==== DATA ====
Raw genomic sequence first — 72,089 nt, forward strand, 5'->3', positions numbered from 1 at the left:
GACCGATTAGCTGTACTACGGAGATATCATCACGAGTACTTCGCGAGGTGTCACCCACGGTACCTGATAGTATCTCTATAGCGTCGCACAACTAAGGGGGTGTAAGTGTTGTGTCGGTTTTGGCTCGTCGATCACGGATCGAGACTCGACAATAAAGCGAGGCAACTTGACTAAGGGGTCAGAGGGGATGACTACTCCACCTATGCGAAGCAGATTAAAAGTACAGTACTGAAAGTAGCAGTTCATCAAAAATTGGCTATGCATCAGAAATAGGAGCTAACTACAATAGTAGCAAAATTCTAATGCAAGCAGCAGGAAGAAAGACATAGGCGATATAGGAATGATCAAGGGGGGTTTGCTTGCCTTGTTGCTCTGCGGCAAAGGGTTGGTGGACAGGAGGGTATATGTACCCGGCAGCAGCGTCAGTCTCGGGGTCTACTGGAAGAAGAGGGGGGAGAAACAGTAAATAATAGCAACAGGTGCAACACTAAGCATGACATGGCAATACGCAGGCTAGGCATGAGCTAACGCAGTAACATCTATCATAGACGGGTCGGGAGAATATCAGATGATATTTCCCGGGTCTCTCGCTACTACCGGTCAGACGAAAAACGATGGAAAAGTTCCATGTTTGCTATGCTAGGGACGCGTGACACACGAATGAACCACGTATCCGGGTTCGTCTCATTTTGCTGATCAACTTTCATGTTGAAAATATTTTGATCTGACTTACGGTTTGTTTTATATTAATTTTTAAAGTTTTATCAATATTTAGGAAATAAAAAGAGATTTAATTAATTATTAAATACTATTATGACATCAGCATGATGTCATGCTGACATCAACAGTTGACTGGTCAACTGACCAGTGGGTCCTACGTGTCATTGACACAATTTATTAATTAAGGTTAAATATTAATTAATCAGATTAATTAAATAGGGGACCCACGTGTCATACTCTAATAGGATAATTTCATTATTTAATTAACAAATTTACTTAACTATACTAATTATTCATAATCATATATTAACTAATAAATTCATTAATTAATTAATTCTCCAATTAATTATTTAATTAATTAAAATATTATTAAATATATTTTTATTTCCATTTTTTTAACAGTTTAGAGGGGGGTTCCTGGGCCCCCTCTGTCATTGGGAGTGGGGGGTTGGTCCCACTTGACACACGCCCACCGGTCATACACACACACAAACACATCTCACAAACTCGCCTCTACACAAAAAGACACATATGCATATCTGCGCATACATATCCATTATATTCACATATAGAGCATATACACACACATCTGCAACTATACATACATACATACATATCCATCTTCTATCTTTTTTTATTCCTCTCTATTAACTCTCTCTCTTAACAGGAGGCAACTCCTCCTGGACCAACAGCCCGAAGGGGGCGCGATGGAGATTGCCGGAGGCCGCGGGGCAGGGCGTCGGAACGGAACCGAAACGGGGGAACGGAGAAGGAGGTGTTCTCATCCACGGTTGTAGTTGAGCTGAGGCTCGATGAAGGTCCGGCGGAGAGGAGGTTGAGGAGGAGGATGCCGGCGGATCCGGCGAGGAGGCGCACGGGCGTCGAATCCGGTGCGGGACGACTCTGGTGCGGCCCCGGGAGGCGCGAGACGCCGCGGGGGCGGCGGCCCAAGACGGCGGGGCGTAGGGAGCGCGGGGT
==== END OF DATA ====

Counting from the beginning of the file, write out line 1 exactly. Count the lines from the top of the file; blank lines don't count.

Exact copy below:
Raw genomic sequence first — 72,089 nt, forward strand, 5'->3', positions numbered from 1 at the left: